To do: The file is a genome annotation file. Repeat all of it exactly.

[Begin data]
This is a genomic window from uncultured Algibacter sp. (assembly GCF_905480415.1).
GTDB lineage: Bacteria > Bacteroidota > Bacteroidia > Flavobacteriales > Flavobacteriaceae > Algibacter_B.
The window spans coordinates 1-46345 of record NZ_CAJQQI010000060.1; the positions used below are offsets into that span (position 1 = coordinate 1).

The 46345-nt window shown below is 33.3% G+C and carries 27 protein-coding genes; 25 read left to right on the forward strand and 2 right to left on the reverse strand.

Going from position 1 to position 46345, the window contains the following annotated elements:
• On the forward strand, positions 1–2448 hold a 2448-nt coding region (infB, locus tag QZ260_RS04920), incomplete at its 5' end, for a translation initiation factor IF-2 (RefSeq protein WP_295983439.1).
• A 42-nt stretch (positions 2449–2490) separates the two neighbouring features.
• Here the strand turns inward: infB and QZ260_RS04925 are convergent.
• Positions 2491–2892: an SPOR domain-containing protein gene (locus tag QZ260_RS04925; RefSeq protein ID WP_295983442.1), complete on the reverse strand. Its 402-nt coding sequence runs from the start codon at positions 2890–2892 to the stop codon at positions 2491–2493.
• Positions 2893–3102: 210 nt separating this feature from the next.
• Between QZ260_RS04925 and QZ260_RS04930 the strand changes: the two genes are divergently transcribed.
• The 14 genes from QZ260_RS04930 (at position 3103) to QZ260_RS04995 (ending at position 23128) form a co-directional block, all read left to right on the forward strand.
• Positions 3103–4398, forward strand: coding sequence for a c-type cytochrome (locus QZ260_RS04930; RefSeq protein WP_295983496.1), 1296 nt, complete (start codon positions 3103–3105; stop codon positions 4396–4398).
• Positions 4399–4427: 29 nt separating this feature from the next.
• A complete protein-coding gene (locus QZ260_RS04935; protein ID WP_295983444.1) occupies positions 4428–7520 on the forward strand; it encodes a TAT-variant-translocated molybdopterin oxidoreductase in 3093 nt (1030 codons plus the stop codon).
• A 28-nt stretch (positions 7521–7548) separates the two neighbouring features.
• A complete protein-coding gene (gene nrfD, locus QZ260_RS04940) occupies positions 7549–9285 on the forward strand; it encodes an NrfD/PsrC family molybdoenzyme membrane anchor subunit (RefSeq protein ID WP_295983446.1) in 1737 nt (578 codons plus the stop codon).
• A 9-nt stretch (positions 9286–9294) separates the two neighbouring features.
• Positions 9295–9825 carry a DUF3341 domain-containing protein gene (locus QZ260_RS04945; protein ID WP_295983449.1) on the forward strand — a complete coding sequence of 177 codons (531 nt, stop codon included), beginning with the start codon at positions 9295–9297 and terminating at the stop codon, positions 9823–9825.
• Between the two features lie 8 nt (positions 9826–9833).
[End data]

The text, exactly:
This is a genomic window from uncultured Algibacter sp. (assembly GCF_905480415.1).
GTDB lineage: Bacteria > Bacteroidota > Bacteroidia > Flavobacteriales > Flavobacteriaceae > Algibacter_B.
The window spans coordinates 1-46345 of record NZ_CAJQQI010000060.1; the positions used below are offsets into that span (position 1 = coordinate 1).

The 46345-nt window shown below is 33.3% G+C and carries 27 protein-coding genes; 25 read left to right on the forward strand and 2 right to left on the reverse strand.

Going from position 1 to position 46345, the window contains the following annotated elements:
• On the forward strand, positions 1–2448 hold a 2448-nt coding region (infB, locus tag QZ260_RS04920), incomplete at its 5' end, for a translation initiation factor IF-2 (RefSeq protein WP_295983439.1).
• A 42-nt stretch (positions 2449–2490) separates the two neighbouring features.
• Here the strand turns inward: infB and QZ260_RS04925 are convergent.
• Positions 2491–2892: an SPOR domain-containing protein gene (locus tag QZ260_RS04925; RefSeq protein ID WP_295983442.1), complete on the reverse strand. Its 402-nt coding sequence runs from the start codon at positions 2890–2892 to the stop codon at positions 2491–2493.
• Positions 2893–3102: 210 nt separating this feature from the next.
• Between QZ260_RS04925 and QZ260_RS04930 the strand changes: the two genes are divergently transcribed.
• The 14 genes from QZ260_RS04930 (at position 3103) to QZ260_RS04995 (ending at position 23128) form a co-directional block, all read left to right on the forward strand.
• Positions 3103–4398, forward strand: coding sequence for a c-type cytochrome (locus QZ260_RS04930; RefSeq protein WP_295983496.1), 1296 nt, complete (start codon positions 3103–3105; stop codon positions 4396–4398).
• Positions 4399–4427: 29 nt separating this feature from the next.
• A complete protein-coding gene (locus QZ260_RS04935; protein ID WP_295983444.1) occupies positions 4428–7520 on the forward strand; it encodes a TAT-variant-translocated molybdopterin oxidoreductase in 3093 nt (1030 codons plus the stop codon).
• A 28-nt stretch (positions 7521–7548) separates the two neighbouring features.
• A complete protein-coding gene (gene nrfD, locus QZ260_RS04940) occupies positions 7549–9285 on the forward strand; it encodes an NrfD/PsrC family molybdoenzyme membrane anchor subunit (RefSeq protein ID WP_295983446.1) in 1737 nt (578 codons plus the stop codon).
• A 9-nt stretch (positions 9286–9294) separates the two neighbouring features.
• Positions 9295–9825 carry a DUF3341 domain-containing protein gene (locus QZ260_RS04945; protein ID WP_295983449.1) on the forward strand — a complete coding sequence of 177 codons (531 nt, stop codon included), beginning with the start codon at positions 9295–9297 and terminating at the stop codon, positions 9823–9825.
• Between the two features lie 8 nt (positions 9826–9833).